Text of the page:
Before this had happened, Gordon had written his family in Ireland of the good news of his business and sent for the entire family to move to Rhode Island and live with him. So by the time of the license revoking and the murder, the entire Gordon family was already in Rhode Island. One can see an obvious motive for Nicholas Gordon to murder Amasa Sprague.

However, given the facts of these extremely biased trials, the answer to "who done it?" remains in the air even today. It is up to you to make your own decision about this case.

Police immediately arrested Gordon and anyone else in his family they could find. They even arrested his elderly mother and the family dog. The first trial put brothers John and William on the stand, as they were tried together before Nicholas even had a trial.

Because this was a capital crime, it was heard by the entire Supreme Court of Rhode Island at the then-statehouse on Benefit Street. There were some pieces of "evidence" but no real tangible proof that any of the Gordons really committed this crime. There were no eyewitnesses to the murder.

The main witness against the Gordons was a woman named Susan Field, a prostitute living in a brothel at 20 Benefit Street. She made all kinds of accusations with no solid proof. When asked to point out the brothers, she pointed them out wrong saying John was William, and vice versa.

Unsaid at the time, the owner of that brothel was a man named Samuel Staples whose brother just happened to be an associate judge on the Supreme Court. So it is difficult to say if there were other motives behind her testimony. John had no real alibi while William claims he had been out with friends.

The jury was made up of all upper class Yankee men, definitely a trial "by a jury of your peers."

Lots of trivial details entered the court room. A coat was found at the scene of the crime - some said it was Gordon's, some said it wasn't. There was a broken rifle found near the body and there were claims that a rifle was missing from the Gordon home. There was a footprint in the snow near the crime scene and prosecuting lawyers claimed it was Gordon's boot print and size.

It is hard to imagine "evidence" like this being used in court, but back then was a completely different world than we live in today. Without a doubt if this murder took place today, there would be scientific proof as to who committed the crime. But, in 1843 juries went with what was given to them and their gut instinct.

The prosecuting attorney even told the jury that Irish men are known to stick by their family, especially brothers. The judge also said to the jury that if they came across any contradiction in the stories, then to think of "the better half" of who testified. We can't even imagine a judge saying something like that today, basically telling his jury not to listen to the Irish.

The trial lasted nine days and it took 75 minutes for the jury to come up with a verdict. The Yankee jury came back with a guilty verdict against John Gordon, yet found William unanimously not guilty.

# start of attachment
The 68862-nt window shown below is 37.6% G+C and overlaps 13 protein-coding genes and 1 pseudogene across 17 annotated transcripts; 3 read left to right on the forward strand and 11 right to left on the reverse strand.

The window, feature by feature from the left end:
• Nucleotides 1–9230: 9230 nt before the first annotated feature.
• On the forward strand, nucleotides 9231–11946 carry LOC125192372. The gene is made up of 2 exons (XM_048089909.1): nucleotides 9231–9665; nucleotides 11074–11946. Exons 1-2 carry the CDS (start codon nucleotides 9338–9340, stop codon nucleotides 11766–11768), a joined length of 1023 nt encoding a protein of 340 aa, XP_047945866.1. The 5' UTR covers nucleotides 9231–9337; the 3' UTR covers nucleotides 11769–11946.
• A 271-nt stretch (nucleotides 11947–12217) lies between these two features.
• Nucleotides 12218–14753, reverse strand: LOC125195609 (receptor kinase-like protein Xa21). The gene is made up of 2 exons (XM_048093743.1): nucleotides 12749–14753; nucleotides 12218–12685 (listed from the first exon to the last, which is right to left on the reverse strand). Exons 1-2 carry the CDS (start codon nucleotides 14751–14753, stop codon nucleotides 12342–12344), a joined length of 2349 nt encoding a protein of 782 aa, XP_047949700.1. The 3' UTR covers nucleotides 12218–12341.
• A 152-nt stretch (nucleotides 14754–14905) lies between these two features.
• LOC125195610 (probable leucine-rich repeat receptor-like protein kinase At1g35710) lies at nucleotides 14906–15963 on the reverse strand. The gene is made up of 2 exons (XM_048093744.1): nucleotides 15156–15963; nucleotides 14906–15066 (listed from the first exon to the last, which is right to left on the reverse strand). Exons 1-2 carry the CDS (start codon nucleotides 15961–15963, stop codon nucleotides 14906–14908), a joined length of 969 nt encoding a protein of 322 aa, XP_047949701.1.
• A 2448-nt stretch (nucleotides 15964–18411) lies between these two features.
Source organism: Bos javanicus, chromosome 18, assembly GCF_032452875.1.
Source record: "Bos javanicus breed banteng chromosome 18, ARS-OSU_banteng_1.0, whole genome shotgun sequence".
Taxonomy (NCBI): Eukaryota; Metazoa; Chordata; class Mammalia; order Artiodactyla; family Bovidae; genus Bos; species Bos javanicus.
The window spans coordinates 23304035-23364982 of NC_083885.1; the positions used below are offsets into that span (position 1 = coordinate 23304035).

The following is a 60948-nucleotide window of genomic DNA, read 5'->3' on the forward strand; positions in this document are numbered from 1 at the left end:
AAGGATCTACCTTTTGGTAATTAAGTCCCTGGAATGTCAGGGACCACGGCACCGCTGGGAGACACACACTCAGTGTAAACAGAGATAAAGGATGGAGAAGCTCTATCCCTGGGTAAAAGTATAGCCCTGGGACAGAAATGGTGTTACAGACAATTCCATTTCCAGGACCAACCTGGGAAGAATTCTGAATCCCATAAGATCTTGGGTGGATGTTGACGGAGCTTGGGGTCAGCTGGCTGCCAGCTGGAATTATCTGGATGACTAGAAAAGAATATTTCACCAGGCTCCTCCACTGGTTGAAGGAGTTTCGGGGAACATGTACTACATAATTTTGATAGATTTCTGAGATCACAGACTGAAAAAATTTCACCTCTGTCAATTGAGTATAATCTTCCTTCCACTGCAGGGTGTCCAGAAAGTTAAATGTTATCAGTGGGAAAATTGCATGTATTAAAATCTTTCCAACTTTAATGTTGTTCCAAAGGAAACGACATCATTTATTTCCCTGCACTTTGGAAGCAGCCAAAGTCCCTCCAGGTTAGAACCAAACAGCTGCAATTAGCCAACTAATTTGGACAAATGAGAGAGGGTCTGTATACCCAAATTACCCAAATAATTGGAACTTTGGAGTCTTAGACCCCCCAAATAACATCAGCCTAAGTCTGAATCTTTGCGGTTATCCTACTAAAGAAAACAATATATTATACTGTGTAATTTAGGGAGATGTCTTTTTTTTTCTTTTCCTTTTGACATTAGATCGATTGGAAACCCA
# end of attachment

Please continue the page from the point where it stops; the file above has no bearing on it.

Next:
Nicholas had his first trial in October 1844, and this time there were about 100 witnesses to the same crime that earlier had almost no witnesses.

Gordon had brought an attorney from Boston down to represent him.

In addition to murder, Gordon was held and tried on conspiracy charges. He had valid answers for all questions asked. When asked why his rifle was missing, he explained that it was hidden because in Ireland it is illegal to own a weapon.

The jury came back split and a second trial was set for April, but John Gordon's hanging was in the meantime. The defense team sent a proposal to postpone the hanging until after Nicholas' trial, but there was a 36/27 vote not to postpone. John Gordon was hanged on February 14, 1845. This wasn't a public hanging, but about 60 Rhode Island elites were invited to attend. John marched up to the scaffold with a Catholic priest, John
Brady. It is customary to for Catholics to confess their sins to a priest before death, so it is not too presumptuous to assume that John Gordon told his priest the truth of what happened. But interestingly, the priest told Gordon, "Have courage, John. You are going to appear before a merciful and just judge. You are going to join other countrymen who have been sacrificed by bigotry. Forgive your enemies."

John Gordon died in 20 minutes at the age of 29. He was the last person to receive the death penalty in Rhode Island. It was abolished in 1852. His coffin was carried past the Sprague mansion, and the state house on Benefit Street. He is allegedly buried at St. Mary's Cemetery in Pawtucket.

Nicholas' second trial was held that April and the jury could not agree on a verdict. It was a vote of 9 for acquittal, and 3 for guilty. He was released on $10,000 bail. He was never convicted for conspiracy, yet his brother was executed for murder.

The justice system of the time was clearly unjust. This murder will forever remain an unknown in Rhode Island history.

Years later, after the collapse of the Sprague textile empire, the mansion was sold and used variously as a boarding house or foreman's residence. The threat of demolition in 1967 activated the Cranston Historical Society to acquire the property and it is now open to the public. The building houses furniture from the Carrington Collection of the Rhode Island Historical Society. As the center of one of the largest 19th-century industrial empires in America and the residence of Cranston's most famous family, the Sprague Mansion is the best known historic structure in the city.